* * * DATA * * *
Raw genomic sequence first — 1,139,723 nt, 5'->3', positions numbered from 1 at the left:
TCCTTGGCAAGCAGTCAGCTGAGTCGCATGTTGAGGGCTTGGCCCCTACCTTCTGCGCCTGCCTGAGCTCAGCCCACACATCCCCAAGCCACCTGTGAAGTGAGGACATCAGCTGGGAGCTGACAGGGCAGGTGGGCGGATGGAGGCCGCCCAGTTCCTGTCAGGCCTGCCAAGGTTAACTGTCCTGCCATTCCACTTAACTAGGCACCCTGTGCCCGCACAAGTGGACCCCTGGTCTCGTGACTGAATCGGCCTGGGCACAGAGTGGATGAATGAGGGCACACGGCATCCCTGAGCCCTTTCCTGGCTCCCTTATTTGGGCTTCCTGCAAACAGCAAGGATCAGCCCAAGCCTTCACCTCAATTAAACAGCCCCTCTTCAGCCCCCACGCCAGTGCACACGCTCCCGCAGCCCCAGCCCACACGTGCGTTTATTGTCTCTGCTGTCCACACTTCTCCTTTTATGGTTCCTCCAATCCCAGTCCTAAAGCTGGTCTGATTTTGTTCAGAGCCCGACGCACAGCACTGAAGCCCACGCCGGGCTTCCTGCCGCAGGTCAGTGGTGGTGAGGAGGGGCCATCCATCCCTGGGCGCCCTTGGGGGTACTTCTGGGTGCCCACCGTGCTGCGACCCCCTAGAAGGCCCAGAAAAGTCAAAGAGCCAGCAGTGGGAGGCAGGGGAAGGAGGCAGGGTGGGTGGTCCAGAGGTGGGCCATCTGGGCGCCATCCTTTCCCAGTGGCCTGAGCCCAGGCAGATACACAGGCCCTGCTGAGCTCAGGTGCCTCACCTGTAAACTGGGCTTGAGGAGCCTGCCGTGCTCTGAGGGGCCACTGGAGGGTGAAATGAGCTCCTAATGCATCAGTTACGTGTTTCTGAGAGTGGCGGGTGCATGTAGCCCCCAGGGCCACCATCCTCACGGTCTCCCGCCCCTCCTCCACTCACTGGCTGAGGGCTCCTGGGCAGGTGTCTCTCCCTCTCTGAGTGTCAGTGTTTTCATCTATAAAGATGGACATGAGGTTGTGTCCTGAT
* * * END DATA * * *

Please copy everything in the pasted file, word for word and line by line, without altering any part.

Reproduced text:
Raw genomic sequence first — 1,139,723 nt, 5'->3', positions numbered from 1 at the left:
TCCTTGGCAAGCAGTCAGCTGAGTCGCATGTTGAGGGCTTGGCCCCTACCTTCTGCGCCTGCCTGAGCTCAGCCCACACATCCCCAAGCCACCTGTGAAGTGAGGACATCAGCTGGGAGCTGACAGGGCAGGTGGGCGGATGGAGGCCGCCCAGTTCCTGTCAGGCCTGCCAAGGTTAACTGTCCTGCCATTCCACTTAACTAGGCACCCTGTGCCCGCACAAGTGGACCCCTGGTCTCGTGACTGAATCGGCCTGGGCACAGAGTGGATGAATGAGGGCACACGGCATCCCTGAGCCCTTTCCTGGCTCCCTTATTTGGGCTTCCTGCAAACAGCAAGGATCAGCCCAAGCCTTCACCTCAATTAAACAGCCCCTCTTCAGCCCCCACGCCAGTGCACACGCTCCCGCAGCCCCAGCCCACACGTGCGTTTATTGTCTCTGCTGTCCACACTTCTCCTTTTATGGTTCCTCCAATCCCAGTCCTAAAGCTGGTCTGATTTTGTTCAGAGCCCGACGCACAGCACTGAAGCCCACGCCGGGCTTCCTGCCGCAGGTCAGTGGTGGTGAGGAGGGGCCATCCATCCCTGGGCGCCCTTGGGGGTACTTCTGGGTGCCCACCGTGCTGCGACCCCCTAGAAGGCCCAGAAAAGTCAAAGAGCCAGCAGTGGGAGGCAGGGGAAGGAGGCAGGGTGGGTGGTCCAGAGGTGGGCCATCTGGGCGCCATCCTTTCCCAGTGGCCTGAGCCCAGGCAGATACACAGGCCCTGCTGAGCTCAGGTGCCTCACCTGTAAACTGGGCTTGAGGAGCCTGCCGTGCTCTGAGGGGCCACTGGAGGGTGAAATGAGCTCCTAATGCATCAGTTACGTGTTTCTGAGAGTGGCGGGTGCATGTAGCCCCCAGGGCCACCATCCTCACGGTCTCCCGCCCCTCCTCCACTCACTGGCTGAGGGCTCCTGGGCAGGTGTCTCTCCCTCTCTGAGTGTCAGTGTTTTCATCTATAAAGATGGACATGAGGTTGTGTCCTGAT